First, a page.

I saw a suggestion to use Subject-First Commit Messages to make it easier to scan the log. I switched over to this about two weeks ago and like it.
When you write commit messages this way, they tend to result in passive voice sentences like “Project cleared from project prompt dialog when closed” and “Title added to date prompts”. Many style books suggest that you not use the passive voice, which is then repeated as a rule. But, the passive voice is useful, and is often used by the best writers (go check your favorite). Even those style books (like Strunk and White) give exceptions.
When writing a sentence, it’s important to control the subject. In most commit messages, the implicit subject is the programmer. For example, in “Added title to date prompts”, the subject “I” is dropped. Since we know that the programmer is making the commits, we don’t need to constantly repeat it. It’s better to pick the most important noun in the sentence and make that the subject, and to do that (in English) you have to use the passive voice.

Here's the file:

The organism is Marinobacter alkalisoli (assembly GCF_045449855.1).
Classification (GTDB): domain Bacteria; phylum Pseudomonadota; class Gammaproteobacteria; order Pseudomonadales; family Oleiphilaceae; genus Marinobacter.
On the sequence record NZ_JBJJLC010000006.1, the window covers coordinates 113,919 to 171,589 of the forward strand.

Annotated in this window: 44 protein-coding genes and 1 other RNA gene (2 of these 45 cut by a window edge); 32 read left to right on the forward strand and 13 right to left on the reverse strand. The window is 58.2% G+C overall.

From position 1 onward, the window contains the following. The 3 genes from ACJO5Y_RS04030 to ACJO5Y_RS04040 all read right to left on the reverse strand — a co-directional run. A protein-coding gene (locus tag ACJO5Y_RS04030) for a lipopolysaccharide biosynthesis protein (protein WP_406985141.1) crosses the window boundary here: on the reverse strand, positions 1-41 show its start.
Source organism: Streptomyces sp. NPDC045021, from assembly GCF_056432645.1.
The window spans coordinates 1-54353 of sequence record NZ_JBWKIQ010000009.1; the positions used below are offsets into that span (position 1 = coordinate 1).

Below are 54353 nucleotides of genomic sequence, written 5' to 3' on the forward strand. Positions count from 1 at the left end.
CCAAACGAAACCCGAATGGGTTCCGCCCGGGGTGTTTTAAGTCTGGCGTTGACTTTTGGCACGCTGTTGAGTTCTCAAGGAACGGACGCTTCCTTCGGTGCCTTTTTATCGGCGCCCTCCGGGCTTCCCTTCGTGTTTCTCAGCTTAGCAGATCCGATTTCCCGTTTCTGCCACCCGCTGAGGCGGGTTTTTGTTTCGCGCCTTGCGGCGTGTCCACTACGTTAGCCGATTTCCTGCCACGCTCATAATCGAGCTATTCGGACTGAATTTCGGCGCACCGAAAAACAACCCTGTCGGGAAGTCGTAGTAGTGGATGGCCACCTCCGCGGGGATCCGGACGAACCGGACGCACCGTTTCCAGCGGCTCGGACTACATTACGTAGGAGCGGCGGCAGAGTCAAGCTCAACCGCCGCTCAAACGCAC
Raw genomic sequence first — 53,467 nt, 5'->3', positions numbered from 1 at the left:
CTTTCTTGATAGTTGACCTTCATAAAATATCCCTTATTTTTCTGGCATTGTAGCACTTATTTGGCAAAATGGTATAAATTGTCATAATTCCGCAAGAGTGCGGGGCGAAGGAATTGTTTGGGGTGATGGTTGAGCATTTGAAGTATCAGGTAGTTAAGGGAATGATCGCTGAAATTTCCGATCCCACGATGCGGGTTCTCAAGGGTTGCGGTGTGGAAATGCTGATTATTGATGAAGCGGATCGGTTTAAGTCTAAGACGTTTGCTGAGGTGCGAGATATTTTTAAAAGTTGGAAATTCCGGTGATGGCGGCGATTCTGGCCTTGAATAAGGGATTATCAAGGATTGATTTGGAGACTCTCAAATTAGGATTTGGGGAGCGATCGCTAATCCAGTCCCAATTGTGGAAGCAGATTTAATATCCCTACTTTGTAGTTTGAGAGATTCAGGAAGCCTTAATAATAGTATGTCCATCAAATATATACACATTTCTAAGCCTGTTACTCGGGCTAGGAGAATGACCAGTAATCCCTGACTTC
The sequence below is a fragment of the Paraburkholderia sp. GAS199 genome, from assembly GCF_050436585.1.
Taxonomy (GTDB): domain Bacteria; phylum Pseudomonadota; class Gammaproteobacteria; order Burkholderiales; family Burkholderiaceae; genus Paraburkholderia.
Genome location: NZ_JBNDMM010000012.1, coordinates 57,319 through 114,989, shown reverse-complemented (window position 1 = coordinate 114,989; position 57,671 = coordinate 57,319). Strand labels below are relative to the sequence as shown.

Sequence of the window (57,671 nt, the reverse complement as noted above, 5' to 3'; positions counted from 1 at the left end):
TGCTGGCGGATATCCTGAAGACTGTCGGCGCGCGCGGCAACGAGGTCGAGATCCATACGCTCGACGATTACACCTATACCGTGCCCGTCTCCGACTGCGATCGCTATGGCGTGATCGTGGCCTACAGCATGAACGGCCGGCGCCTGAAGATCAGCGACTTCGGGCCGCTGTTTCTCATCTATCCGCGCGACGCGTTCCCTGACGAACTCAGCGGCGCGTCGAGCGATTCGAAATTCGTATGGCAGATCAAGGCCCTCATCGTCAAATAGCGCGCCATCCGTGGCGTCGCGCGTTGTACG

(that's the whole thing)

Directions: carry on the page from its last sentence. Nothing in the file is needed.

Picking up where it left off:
I talked about this in Write While True Episode 37: The Passive Voice Was Used. If you want to see a thorough take-down of anti-Passive Voice zealots, watch Larry McEnerney analyses the Gettysburg Address, which I discuss in the podcast episode.